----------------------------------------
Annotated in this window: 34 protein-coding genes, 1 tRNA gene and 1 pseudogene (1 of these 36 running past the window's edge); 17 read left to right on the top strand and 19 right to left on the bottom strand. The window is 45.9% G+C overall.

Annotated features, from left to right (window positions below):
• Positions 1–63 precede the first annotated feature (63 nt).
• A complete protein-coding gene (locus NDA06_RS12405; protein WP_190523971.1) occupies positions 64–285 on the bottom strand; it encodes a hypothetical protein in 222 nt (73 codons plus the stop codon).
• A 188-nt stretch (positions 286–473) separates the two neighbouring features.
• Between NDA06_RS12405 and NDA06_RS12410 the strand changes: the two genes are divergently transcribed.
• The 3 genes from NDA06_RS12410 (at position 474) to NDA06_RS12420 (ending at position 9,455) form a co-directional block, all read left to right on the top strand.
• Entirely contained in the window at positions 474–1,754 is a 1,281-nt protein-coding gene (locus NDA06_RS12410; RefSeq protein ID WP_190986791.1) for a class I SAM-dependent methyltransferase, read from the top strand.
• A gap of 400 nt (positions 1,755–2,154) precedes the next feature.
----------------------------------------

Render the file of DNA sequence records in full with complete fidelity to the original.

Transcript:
Annotated in this window: 34 protein-coding genes, 1 tRNA gene and 1 pseudogene (1 of these 36 running past the window's edge); 17 read left to right on the top strand and 19 right to left on the bottom strand. The window is 45.9% G+C overall.

Annotated features, from left to right (window positions below):
• Positions 1–63 precede the first annotated feature (63 nt).
• A complete protein-coding gene (locus NDA06_RS12405; protein WP_190523971.1) occupies positions 64–285 on the bottom strand; it encodes a hypothetical protein in 222 nt (73 codons plus the stop codon).
• A 188-nt stretch (positions 286–473) separates the two neighbouring features.
• Between NDA06_RS12405 and NDA06_RS12410 the strand changes: the two genes are divergently transcribed.
• The 3 genes from NDA06_RS12410 (at position 474) to NDA06_RS12420 (ending at position 9,455) form a co-directional block, all read left to right on the top strand.
• Entirely contained in the window at positions 474–1,754 is a 1,281-nt protein-coding gene (locus NDA06_RS12410; RefSeq protein ID WP_190986791.1) for a class I SAM-dependent methyltransferase, read from the top strand.
• A gap of 400 nt (positions 1,755–2,154) precedes the next feature.